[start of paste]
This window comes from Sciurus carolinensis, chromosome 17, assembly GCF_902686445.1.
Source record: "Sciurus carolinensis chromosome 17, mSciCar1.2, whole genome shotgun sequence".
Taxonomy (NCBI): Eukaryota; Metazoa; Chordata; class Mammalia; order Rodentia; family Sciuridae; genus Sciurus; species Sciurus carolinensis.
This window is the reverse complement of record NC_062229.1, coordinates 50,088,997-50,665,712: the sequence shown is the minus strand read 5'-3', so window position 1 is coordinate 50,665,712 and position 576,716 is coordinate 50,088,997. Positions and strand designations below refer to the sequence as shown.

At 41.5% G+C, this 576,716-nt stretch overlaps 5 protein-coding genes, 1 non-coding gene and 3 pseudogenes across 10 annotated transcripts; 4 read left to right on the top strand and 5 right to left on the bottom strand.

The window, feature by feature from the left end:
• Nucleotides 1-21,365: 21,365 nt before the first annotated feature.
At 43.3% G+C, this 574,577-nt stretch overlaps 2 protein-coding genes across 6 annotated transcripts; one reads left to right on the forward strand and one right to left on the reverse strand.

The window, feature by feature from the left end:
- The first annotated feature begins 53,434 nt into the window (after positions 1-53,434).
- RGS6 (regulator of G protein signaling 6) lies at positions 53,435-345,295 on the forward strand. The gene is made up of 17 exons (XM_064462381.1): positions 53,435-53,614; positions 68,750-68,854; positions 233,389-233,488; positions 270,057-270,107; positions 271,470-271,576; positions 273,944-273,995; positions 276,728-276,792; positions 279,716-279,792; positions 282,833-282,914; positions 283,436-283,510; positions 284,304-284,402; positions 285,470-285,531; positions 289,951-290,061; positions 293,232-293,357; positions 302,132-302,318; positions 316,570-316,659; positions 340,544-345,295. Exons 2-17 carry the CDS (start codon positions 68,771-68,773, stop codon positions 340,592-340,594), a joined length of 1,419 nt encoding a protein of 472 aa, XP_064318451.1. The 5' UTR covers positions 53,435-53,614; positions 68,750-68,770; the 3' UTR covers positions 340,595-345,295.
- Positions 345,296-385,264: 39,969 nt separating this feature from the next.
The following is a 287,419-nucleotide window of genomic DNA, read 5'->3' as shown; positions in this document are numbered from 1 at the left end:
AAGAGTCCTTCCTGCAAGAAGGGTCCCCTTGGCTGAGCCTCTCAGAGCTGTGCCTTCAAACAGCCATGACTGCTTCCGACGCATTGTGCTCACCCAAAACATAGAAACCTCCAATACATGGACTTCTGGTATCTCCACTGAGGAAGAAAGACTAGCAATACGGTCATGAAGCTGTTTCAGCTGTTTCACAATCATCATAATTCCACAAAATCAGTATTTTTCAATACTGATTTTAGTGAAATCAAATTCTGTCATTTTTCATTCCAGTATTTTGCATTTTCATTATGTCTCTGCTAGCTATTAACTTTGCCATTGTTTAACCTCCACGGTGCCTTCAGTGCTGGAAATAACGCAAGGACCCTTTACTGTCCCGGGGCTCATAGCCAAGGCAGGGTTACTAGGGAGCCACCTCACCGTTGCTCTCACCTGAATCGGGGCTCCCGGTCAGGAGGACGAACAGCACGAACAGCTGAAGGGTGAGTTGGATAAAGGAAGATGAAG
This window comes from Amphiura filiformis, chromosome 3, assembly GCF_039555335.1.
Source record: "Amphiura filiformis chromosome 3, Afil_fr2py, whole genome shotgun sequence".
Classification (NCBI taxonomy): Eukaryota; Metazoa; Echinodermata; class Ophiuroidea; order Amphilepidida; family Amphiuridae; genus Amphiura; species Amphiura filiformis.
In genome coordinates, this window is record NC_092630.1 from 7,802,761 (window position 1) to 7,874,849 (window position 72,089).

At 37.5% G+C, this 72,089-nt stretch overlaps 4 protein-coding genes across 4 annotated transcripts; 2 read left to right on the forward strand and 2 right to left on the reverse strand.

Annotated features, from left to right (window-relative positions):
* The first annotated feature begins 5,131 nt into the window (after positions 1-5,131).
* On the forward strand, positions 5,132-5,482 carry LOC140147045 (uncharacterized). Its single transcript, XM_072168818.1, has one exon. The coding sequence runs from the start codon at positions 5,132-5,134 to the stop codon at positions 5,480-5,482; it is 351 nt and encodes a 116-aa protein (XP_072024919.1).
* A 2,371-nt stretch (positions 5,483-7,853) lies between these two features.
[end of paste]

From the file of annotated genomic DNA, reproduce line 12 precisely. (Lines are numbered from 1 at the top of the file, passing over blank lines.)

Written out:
- Positions 345,296-385,264: 39,969 nt separating this feature from the next.